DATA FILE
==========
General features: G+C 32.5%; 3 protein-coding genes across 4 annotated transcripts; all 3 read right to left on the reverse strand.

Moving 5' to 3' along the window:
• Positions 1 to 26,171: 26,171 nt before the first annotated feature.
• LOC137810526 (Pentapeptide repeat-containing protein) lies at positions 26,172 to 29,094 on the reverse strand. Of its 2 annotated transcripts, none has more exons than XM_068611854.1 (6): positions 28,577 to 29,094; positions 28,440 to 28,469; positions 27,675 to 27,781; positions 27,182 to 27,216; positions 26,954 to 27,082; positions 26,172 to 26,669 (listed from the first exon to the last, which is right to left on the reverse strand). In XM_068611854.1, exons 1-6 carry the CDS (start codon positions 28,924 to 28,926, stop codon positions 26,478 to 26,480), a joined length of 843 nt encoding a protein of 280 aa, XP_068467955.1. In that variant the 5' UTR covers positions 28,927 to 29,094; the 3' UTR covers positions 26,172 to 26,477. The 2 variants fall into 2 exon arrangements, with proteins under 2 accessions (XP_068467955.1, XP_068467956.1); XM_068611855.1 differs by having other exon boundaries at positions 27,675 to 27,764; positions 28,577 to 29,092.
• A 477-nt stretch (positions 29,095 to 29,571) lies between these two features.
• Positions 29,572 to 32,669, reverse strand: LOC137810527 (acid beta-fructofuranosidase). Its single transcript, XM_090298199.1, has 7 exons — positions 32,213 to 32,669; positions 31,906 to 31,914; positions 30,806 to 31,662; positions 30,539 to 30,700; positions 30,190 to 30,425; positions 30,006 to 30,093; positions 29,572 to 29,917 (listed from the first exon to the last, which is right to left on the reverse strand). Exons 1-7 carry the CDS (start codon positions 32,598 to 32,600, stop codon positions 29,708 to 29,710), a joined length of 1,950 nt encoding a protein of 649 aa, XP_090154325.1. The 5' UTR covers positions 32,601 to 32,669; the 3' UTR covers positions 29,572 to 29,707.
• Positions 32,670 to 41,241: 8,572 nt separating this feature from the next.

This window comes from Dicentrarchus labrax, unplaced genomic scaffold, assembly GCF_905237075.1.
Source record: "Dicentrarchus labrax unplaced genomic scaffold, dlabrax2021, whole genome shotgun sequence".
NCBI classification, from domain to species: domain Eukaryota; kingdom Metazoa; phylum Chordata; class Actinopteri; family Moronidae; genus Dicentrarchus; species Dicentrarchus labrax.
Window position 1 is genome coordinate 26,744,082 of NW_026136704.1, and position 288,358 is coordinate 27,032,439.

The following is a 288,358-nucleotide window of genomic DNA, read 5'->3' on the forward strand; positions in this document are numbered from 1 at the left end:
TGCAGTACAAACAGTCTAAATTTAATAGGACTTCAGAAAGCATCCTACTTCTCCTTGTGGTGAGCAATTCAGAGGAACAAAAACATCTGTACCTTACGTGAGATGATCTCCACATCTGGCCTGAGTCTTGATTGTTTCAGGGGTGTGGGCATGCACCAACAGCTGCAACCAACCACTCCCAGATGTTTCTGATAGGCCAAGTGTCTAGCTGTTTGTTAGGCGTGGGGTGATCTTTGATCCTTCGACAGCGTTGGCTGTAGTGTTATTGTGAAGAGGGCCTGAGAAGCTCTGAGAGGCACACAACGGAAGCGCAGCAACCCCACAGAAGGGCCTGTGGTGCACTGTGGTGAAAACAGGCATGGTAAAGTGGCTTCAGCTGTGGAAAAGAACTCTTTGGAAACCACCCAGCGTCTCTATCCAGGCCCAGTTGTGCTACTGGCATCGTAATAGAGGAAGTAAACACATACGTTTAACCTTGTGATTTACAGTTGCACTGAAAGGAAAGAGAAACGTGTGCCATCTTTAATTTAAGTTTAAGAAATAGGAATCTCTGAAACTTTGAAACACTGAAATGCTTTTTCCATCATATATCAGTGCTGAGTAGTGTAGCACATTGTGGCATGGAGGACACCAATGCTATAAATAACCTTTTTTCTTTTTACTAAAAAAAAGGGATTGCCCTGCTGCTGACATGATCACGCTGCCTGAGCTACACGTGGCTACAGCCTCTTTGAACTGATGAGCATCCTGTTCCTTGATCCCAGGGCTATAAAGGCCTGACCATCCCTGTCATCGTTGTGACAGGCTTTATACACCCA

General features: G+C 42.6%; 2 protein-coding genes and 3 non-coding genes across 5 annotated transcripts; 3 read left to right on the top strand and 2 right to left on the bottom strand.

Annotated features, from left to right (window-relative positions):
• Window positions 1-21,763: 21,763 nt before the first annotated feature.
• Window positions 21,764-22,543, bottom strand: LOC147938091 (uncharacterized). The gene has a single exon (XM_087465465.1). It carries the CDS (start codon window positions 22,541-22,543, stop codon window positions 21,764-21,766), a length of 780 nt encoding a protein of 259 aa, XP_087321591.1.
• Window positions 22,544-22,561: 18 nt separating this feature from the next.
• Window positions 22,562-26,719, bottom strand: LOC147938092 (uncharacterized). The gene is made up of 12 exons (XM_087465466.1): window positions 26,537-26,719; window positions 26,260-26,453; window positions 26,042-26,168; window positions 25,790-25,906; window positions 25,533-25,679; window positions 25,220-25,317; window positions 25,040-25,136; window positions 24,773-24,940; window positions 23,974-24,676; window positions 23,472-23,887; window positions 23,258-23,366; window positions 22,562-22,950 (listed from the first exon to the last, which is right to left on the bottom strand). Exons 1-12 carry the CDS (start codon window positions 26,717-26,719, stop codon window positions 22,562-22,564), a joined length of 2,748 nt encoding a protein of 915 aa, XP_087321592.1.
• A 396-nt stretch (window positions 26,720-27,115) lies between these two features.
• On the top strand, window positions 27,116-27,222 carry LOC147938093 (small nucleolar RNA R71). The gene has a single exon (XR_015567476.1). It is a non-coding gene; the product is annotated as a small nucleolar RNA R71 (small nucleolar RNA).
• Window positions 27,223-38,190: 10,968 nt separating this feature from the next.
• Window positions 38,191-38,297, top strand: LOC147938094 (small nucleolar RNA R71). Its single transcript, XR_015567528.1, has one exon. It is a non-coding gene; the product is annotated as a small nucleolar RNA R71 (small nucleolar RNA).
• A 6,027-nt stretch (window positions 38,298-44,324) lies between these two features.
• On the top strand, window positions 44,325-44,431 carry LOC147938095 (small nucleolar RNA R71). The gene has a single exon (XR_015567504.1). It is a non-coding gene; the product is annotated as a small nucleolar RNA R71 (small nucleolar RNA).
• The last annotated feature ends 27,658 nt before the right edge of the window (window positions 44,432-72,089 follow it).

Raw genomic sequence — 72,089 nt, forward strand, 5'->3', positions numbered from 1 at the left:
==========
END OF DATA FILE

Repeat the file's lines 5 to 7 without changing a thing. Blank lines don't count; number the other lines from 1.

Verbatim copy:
• A 477-nt stretch (positions 29,095 to 29,571) lies between these two features.
• Positions 29,572 to 32,669, reverse strand: LOC137810527 (acid beta-fructofuranosidase). Its single transcript, XM_090298199.1, has 7 exons — positions 32,213 to 32,669; positions 31,906 to 31,914; positions 30,806 to 31,662; positions 30,539 to 30,700; positions 30,190 to 30,425; positions 30,006 to 30,093; positions 29,572 to 29,917 (listed from the first exon to the last, which is right to left on the reverse strand). Exons 1-7 carry the CDS (start codon positions 32,598 to 32,600, stop codon positions 29,708 to 29,710), a joined length of 1,950 nt encoding a protein of 649 aa, XP_090154325.1. The 5' UTR covers positions 32,601 to 32,669; the 3' UTR covers positions 29,572 to 29,707.
• Positions 32,670 to 41,241: 8,572 nt separating this feature from the next.